When John Ruggie spoke at last month’s UN Forum on Business and Human Rights
, he emphasized that “for business to maximize its contribution to sustainable development, it must put efforts to advance respect for human rights at the heart of the people part of sustainable development.” These remarks from the former UN Special Representative for Business and Human Rights come at a time when many companies are re-thinking their way of approaching responsible business inspired by the Sustainable Development Goals
This approach begins with taking stock of the dual realities of our world in 2016. First is the fact that business is recognizing, with greater clarity, its vital role in upholding human rights. Second is the grim truth that attacks on human rights defenders and civil society are on the rise. A growing and global human rights crisis is emerging, in tandem with—and to some extent intertwined with—the escalation of the refugee crisis, xenophobia and the growing wealth gap.
As we reflect on Human Rights Day
, these dual realities crystallize a calling: our world urgently needs business as a voice and a leader on the advancement of human rights—a voice that will both highlight the dangers of a closing civil society space and safeguard those who defend human rights worldwide.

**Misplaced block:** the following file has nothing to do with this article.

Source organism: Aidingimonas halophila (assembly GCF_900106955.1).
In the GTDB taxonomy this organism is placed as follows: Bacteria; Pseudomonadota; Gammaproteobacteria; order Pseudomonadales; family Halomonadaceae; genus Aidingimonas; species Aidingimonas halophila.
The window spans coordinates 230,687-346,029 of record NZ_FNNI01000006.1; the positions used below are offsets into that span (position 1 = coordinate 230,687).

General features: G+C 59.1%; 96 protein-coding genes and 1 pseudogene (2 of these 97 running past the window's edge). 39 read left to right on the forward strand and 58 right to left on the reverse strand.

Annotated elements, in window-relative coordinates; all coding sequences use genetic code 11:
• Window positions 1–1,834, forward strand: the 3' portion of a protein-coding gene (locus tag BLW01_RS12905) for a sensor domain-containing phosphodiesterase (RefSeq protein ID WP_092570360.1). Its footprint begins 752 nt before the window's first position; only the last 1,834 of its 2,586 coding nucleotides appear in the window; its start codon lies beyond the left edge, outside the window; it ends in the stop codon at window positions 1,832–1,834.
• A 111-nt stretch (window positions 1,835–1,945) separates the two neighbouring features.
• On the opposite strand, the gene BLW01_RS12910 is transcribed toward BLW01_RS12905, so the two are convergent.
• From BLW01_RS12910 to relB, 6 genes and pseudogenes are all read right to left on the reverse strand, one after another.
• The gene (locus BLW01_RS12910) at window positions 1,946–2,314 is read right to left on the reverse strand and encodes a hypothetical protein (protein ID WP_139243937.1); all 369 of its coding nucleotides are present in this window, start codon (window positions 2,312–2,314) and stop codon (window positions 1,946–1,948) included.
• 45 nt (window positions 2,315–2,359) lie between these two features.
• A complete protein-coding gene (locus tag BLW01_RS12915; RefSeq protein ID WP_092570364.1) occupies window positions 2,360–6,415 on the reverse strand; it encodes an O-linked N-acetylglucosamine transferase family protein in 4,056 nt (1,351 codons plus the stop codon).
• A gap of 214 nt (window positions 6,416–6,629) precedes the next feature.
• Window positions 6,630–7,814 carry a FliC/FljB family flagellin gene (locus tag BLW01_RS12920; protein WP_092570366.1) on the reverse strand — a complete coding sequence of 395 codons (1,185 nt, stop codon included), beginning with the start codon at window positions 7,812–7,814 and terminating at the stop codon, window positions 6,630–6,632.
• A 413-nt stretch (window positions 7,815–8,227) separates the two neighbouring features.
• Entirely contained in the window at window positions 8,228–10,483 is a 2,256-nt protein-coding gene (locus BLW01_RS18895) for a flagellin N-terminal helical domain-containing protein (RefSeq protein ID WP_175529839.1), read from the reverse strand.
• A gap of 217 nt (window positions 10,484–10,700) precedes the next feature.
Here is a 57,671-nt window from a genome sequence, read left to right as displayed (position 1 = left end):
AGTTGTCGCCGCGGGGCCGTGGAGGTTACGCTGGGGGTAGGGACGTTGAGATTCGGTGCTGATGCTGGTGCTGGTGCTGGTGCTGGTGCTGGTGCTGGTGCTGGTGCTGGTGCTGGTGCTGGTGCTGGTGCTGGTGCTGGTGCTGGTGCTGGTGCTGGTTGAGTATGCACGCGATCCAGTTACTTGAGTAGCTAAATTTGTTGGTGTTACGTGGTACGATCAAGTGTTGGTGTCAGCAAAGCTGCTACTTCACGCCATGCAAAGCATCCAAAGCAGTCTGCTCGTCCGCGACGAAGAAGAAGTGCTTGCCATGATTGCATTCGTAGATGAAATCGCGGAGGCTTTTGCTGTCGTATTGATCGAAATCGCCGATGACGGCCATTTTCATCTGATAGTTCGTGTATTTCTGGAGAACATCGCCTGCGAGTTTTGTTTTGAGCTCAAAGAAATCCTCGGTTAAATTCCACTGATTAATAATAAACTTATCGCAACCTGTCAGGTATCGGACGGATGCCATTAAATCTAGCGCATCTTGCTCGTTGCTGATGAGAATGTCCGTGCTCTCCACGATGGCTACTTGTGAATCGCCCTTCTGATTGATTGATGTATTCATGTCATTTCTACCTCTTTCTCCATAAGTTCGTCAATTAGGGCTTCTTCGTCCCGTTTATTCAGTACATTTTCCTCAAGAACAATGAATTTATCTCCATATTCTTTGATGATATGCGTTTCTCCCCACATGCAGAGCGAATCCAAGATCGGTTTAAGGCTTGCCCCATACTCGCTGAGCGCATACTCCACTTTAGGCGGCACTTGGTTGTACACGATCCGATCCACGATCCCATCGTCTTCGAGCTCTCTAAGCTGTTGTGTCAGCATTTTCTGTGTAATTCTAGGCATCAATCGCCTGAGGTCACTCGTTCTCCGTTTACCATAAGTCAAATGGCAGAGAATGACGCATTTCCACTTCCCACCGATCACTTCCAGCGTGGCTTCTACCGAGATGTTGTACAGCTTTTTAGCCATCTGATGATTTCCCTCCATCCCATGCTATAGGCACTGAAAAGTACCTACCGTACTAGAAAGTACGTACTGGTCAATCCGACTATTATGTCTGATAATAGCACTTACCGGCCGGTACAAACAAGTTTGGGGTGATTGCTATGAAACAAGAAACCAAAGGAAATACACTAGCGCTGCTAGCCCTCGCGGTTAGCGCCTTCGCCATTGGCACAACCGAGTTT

The United Nations Global Compact
has long affirmed—and stood with others who also maintain—that a flourishing society and economy fundamentally require respect for human rights under the rule of law. In short, business cannot thrive in societies that fail.
Moreover, as many companies recognize, any threat to human rights defenders or civil society organizations is also a threat to business. The private sector often relies on these actors to identify and assess the human rights impacts of their operations, such as by connecting business to the communities in which they operate and helping to ground their strategies in the local reality.
Over the past 15 years at the UN Global Compact, we have seen how human rights and robust public-private partnerships matter to the bottom line of business, and there are a number of ways that responsible businesses are taking steps to respect human rights. These include:
Ensuring their business activities are not interfering with the ability of civil society organizations and human rights defenders to operate.
Participating in responsible lobbying efforts to governments to ensure an open civil society space.
Speaking out when governments do not respect or are infringing upon human rights.
Striving to adhere to international human rights standards when operating in countries where rule of law is weak or there are governance gaps.
While businesses can make important progress in supporting and advancing human rights, it’s not on the shoulders of business alone. Respecting human rights is an ongoing challenge that requires creative solutions and collaboration from multi-stakeholder partnerships.
As the global community works towards achieving the SDGs, we are reminded that an active, open civil society is at the very foundation of progress.
World events of 2016 call for unprecedented leadership from all sectors on the protection of human rights. Today, we urge companies everywhere to respond to our call: to lead and partner with the UN and civil society to foster a more just and more prosperous world for all.